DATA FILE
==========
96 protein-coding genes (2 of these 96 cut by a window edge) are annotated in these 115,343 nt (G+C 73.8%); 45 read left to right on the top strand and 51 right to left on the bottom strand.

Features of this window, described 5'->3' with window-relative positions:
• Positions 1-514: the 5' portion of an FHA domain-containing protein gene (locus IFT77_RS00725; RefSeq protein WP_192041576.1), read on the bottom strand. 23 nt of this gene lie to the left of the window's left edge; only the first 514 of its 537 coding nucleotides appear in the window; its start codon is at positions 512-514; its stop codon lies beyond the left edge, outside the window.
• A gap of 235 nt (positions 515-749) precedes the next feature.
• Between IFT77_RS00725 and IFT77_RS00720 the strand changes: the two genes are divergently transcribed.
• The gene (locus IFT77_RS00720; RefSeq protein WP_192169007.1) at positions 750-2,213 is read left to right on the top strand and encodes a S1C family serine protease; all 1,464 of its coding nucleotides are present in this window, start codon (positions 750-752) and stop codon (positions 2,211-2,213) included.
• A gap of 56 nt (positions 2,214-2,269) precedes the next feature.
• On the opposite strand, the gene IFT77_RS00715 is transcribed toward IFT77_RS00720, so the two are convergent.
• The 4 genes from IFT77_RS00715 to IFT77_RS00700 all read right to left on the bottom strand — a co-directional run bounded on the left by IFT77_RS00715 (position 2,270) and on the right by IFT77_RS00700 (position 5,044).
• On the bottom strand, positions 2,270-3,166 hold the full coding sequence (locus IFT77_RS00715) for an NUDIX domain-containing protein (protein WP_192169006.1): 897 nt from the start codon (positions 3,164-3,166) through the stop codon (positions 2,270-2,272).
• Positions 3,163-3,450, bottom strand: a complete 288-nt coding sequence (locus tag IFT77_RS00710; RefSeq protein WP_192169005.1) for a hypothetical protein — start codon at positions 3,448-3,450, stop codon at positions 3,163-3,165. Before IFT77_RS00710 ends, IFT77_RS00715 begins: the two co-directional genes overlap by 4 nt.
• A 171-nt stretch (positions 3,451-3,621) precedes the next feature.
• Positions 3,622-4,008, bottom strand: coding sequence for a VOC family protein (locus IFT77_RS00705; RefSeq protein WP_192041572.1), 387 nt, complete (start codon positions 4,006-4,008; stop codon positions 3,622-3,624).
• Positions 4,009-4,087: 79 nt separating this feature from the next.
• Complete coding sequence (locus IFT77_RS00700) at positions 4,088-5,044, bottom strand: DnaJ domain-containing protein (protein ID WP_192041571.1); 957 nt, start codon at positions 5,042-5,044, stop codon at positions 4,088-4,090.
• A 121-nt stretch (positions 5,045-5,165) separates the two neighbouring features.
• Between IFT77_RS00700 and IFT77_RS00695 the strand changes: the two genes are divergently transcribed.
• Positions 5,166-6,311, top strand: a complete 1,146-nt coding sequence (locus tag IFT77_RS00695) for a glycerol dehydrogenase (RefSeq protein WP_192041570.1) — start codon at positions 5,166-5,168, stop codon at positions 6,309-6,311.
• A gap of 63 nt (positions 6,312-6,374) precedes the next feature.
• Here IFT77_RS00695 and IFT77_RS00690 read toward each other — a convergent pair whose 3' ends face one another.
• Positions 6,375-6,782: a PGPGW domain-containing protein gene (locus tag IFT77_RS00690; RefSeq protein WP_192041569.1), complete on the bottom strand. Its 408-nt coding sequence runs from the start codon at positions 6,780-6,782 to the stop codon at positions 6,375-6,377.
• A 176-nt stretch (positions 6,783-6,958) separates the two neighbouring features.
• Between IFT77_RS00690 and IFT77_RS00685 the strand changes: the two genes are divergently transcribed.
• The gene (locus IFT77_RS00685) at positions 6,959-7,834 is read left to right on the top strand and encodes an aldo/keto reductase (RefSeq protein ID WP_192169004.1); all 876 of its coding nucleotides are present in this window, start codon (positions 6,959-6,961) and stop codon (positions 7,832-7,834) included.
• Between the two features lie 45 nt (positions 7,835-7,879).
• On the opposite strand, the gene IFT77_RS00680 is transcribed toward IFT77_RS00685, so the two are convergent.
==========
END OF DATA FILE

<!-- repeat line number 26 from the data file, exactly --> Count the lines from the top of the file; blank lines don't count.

• On the opposite strand, the gene IFT77_RS00680 is transcribed toward IFT77_RS00685, so the two are convergent.